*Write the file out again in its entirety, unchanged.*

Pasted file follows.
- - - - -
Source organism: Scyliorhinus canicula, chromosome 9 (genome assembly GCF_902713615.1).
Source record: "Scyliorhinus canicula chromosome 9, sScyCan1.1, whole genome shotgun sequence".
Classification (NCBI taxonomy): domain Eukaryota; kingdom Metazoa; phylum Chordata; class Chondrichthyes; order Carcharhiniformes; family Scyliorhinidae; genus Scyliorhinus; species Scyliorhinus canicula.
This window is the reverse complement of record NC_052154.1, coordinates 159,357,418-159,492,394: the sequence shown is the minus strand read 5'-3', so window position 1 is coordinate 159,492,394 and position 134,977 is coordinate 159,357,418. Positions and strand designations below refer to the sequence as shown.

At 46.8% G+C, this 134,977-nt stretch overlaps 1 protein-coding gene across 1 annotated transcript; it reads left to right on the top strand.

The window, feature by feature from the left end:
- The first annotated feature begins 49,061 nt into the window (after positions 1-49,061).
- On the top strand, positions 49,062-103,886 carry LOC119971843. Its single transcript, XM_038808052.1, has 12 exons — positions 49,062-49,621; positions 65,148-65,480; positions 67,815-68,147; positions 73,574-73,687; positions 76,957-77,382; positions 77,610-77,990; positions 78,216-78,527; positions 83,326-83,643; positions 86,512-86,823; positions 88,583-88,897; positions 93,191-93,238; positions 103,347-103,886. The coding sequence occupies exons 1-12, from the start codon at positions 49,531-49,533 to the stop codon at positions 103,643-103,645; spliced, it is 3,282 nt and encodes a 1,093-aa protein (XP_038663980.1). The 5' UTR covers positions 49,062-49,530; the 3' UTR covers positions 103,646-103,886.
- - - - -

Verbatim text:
Source organism: Scyliorhinus canicula, chromosome 9 (genome assembly GCF_902713615.1).
Source record: "Scyliorhinus canicula chromosome 9, sScyCan1.1, whole genome shotgun sequence".
Classification (NCBI taxonomy): domain Eukaryota; kingdom Metazoa; phylum Chordata; class Chondrichthyes; order Carcharhiniformes; family Scyliorhinidae; genus Scyliorhinus; species Scyliorhinus canicula.
This window is the reverse complement of record NC_052154.1, coordinates 159,357,418-159,492,394: the sequence shown is the minus strand read 5'-3', so window position 1 is coordinate 159,492,394 and position 134,977 is coordinate 159,357,418. Positions and strand designations below refer to the sequence as shown.

At 46.8% G+C, this 134,977-nt stretch overlaps 1 protein-coding gene across 1 annotated transcript; it reads left to right on the top strand.

The window, feature by feature from the left end:
- The first annotated feature begins 49,061 nt into the window (after positions 1-49,061).
- On the top strand, positions 49,062-103,886 carry LOC119971843. Its single transcript, XM_038808052.1, has 12 exons — positions 49,062-49,621; positions 65,148-65,480; positions 67,815-68,147; positions 73,574-73,687; positions 76,957-77,382; positions 77,610-77,990; positions 78,216-78,527; positions 83,326-83,643; positions 86,512-86,823; positions 88,583-88,897; positions 93,191-93,238; positions 103,347-103,886. The coding sequence occupies exons 1-12, from the start codon at positions 49,531-49,533 to the stop codon at positions 103,643-103,645; spliced, it is 3,282 nt and encodes a 1,093-aa protein (XP_038663980.1). The 5' UTR covers positions 49,062-49,530; the 3' UTR covers positions 103,646-103,886.